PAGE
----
Normalism In Frankenstein

1691 Words 7 Pages
The Other, despite its strangeness, functions ironically in the two texts as a parallel to the normal, thus destabilising the normalised and in turn serving as an effective critique of society’s rigid over-simplified belief system – one that involves the flawed tendency to judgmentally delineate what is normal or not.
In Shelley’s “Frankenstein”, the monster as the traditionally conceived Other (arising from its distorted looks) disturbingly mirrors his creator Victor who supposedly is more ‘normal’. Victor, though hailing from a respectable family and being largely assimilated within human society, essentially transmutes into the same ground as the Other through his alignment with the creature. To illustrate, both characters bear striking
…show more content…
Interestingly, Keats, in contrast to Apollonius, does acknowledge the Othered Lamia as fundamentally occupying a place within the scheme of normality. In the poem, he effectively brings out her victimisation through humanising her. As Apollonius persecutes her, she metaphorically shape-shifts into a weak and abused lady, a far cry from her former serpent-like countenance. To illustrate, her “deadly white” (276) face generates the pitiful figure of a pale and terrified woman undeservingly punished. Her agonised state is further exemplified from how Apollonius’ condemning gaze “went through her utterly” (300) as painfully as that of a “sharp spear” (300). The violent image efficiently highlights her tortured state, painting a picture of her soul writhing in anguish under the sophist’s piercing glare. Finally, unable to endure the horrifying torment, she vanished with a “frightful scream” (306), eventually subdued and utterly defeated. All these visual enactments are directed towards the purpose of evoking within the readers sympathy for the unjustly brutalised Lamia – a subjugated Other who has been destroyed by a knowledge-bound society that over-generalises her as ‘abnormal’. Furthermore, the association of Lamia with an “awful rainbow” (231) which is being figuratively unwrapped by philosophy as from “unweave” (237) indicates a dispassionate and systematic breaking down of her alluring mystery. Such fragmentation subsequently shreds her apart and denigrates her to be a mere menacing serpent. This suggests, possibly, Keats’ rejection of pure reason for he criticises the “cold philosophy” (230) which Apollonius epitomises. Hence, through craftily constructing the Other as being unsettlingly congruent with the normal or even part of the secure, the Other gets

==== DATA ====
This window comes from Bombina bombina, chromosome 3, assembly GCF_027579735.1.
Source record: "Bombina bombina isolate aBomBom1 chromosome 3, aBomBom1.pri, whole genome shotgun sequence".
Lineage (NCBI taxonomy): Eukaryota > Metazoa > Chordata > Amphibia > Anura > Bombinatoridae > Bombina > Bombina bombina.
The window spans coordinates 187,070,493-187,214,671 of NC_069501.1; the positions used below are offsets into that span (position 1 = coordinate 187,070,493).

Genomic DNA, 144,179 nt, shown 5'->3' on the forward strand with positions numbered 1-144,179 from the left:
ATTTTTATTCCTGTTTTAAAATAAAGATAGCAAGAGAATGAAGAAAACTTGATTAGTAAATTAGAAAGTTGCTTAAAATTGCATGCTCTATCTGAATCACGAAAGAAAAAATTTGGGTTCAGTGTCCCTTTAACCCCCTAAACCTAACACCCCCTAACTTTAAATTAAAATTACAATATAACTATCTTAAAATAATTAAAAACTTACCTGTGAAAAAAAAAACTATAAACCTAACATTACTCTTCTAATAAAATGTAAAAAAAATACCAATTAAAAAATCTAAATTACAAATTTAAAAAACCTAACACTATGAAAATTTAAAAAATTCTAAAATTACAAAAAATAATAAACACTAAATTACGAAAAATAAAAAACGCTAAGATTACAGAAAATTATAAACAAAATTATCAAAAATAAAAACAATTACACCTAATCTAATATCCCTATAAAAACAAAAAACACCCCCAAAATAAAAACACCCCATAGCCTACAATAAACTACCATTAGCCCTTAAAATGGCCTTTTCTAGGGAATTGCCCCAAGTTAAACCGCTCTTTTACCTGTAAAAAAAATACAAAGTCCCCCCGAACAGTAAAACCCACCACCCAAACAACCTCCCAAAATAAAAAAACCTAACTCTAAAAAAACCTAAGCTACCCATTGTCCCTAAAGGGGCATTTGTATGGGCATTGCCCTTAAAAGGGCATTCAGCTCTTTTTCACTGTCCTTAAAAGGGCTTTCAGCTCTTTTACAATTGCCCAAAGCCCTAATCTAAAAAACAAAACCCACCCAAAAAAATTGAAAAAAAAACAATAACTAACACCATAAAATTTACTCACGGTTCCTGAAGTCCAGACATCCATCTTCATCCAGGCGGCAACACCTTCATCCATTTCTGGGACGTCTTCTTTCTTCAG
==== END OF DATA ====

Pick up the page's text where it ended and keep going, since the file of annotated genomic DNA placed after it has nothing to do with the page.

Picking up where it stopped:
Related Documents